February 24, 2022  •  Leave a Comment

I didn't appreciate just how dark the night can be until I started logging a lot of time in the wee small hours of the morning at Grand Teton National Park. If it's a new moon and there's cloud cover you might be hard-pressed even to make out the Tetons. That's saying something; a towering mountain range just a few miles away is obviously not an insignificant landmark. 

GTNP isn't officially a dark sky reserve but if you're going in at night I promise you'll want a headlamp.  

I've also learned to appreciate that the Teton Range is going to do what it's going to do. The mountains influence the weather surrounding them. The first order of business when I get up at 0-dark-30 for a sunrise shoot is to poke my head out for a look at the sky. In a way it's an empty exercise: what I see directly overhead isn't necessarily the same thing I'm going to see above the peaks. Whatever is (or isn't) up there certainly isn't going to keep me from heading out. 

You never know what you're going to get when stepping into an inky morning in the Tetons.

There's always a heightened feeling of anticipation as my eyes strain to see the outlines of the mountains. What will the morning bring? Especially when it's pitch black the Tetons can remain hidden for a while. I sit and wait. And peer into the darkness. It's exhilarating when those magnificent shapes begin to appear. 

As it lightens further I can begin to assess the situation regarding clouds. Too many? Too few? Are they moving? In what direction? How quickly?

Unless the peaks are completely socked in, I don't get too worried about what's happening above them. Things can change dramatically - and relatively quickly. You just have to be patient, see what's going to happen, and be ready to react. (Besides, there's nothing I can do about the conditions...)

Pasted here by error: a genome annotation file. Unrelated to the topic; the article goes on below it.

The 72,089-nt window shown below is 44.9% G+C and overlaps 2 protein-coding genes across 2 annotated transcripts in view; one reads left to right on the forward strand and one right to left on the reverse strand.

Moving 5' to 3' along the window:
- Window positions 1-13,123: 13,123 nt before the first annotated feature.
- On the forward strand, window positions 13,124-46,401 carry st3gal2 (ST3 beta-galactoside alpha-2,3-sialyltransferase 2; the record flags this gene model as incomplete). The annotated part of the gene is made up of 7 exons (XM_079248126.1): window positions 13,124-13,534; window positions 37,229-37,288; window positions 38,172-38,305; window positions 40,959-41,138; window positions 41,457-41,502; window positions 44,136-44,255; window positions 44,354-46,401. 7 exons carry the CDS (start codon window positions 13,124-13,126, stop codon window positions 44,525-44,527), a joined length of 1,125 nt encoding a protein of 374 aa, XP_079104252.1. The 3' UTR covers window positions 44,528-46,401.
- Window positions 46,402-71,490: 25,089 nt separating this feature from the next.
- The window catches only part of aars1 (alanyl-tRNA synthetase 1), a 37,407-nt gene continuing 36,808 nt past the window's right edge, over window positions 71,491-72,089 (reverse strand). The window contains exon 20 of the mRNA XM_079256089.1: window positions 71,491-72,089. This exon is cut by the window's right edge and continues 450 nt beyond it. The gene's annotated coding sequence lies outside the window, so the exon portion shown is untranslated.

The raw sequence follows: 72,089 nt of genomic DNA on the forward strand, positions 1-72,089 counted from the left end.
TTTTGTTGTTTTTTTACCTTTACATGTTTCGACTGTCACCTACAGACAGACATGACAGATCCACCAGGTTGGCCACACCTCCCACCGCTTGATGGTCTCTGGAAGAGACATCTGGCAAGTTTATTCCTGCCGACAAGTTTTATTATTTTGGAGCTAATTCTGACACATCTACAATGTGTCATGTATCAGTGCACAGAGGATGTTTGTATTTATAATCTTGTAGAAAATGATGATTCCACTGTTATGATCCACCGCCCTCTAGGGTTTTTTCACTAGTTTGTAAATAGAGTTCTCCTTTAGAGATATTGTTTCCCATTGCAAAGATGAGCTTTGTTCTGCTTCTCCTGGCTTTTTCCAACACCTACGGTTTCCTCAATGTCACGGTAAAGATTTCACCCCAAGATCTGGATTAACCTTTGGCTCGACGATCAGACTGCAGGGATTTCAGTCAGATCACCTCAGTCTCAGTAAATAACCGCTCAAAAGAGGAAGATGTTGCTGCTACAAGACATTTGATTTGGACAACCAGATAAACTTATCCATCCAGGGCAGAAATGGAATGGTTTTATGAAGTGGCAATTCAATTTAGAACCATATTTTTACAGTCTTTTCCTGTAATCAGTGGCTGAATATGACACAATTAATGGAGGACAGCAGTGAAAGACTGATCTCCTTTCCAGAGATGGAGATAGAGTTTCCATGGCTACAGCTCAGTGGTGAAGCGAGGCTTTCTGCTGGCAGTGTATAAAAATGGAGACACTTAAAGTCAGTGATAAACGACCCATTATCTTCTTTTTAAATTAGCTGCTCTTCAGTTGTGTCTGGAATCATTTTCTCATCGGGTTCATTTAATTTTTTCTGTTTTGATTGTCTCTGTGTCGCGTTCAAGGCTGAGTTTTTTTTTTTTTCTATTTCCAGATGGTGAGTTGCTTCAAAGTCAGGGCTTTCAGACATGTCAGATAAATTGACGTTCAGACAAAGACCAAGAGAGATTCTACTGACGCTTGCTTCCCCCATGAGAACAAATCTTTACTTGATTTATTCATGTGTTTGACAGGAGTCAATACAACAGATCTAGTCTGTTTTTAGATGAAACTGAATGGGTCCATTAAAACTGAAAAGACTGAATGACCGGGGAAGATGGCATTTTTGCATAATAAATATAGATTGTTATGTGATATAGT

I generally won't make a photograph if the peak of the Grand or Mount Moran is obscured by clouds. Other than that, it's game on.

I've seen localized showers drift from south to north over the peaks on an otherwise cloudless morning. I've been sitting in the rain yet treated to dry conditions and beautiful color two hours later when the sun comes up. Heavy cloud cover can lift to reveal a lovely scene as sunrise nears. There may be spectacular bands of low fog. Or perhaps it's a day when the sun will remain hidden - yet dreamy landscapes can be created via long exposures. 

It's all part of the magic.

They say the anticipation is often more enjoyable than the actual experience. Not always true! They can both be fun. Take an early morning trek into the Tetons and see for yourself. 

Moody BlueMoody BlueGrand Teton National Park, Wyoming

Morning Has Broken Grand Teton National ParkMorning Has BrokenShortly after sunrise, the Teton Range is bathed in warm light while the last of the morning's brief showers pass from south to north over the peaks. The entire scene is reflected in the mirror-like surface of the Snake River.

Grand Teton National Park, Wyoming

About the photographs

You never know what's going to materialize out of those pitch black skies.

The first image was made about 45 minutes before sunrise. It was becoming more overcast as the minutes ticked by and there was quite a bit of haze from far-away fires - the air quality was much worse than it had been the evening before. The clouds were moving at a pretty good clip, though, the color contrast was pronounced, and it was very still so the reflections were good. I used a slow shutter to create movement above. Without that the image wouldn't have been successful; the static sky was uninteresting. The sun never appeared and eventually it began to rain.

The morning the second photograph was made started out inauspiciously. But for a few anemic little wisps brushing over the mountains, there wasn't anything at all happening overhead. Even the wisps failed to hang around. It was completely lackluster. (I'm talking photographically. Watching the Tetons brighten with morning light is never, ever uninspiring.)

As sunrise neared, something a little more substantial had formed over the southern peaks and was moving northward. Rain! If these clouds would make it into range quickly enough - and as long as they didn't obscure the Grand - they'd be just about perfect. Even as the mountains were completely lit by the rising sun, though, this remnant shower hadn't yet reached far enough past the Cathedral Peaks to create a balanced composition. Fortunately, it drifted into position while most of the foreground remained in the shadows. I waited until the sunlight reached the bottom of the treeline on the left bank and then made the pano. The river was completely calm; not a duck or beaver was anywhere in sight to disturb the water. I wouldn't have predicted this result based on what I saw when the darkness began to lift two hours earlier. 


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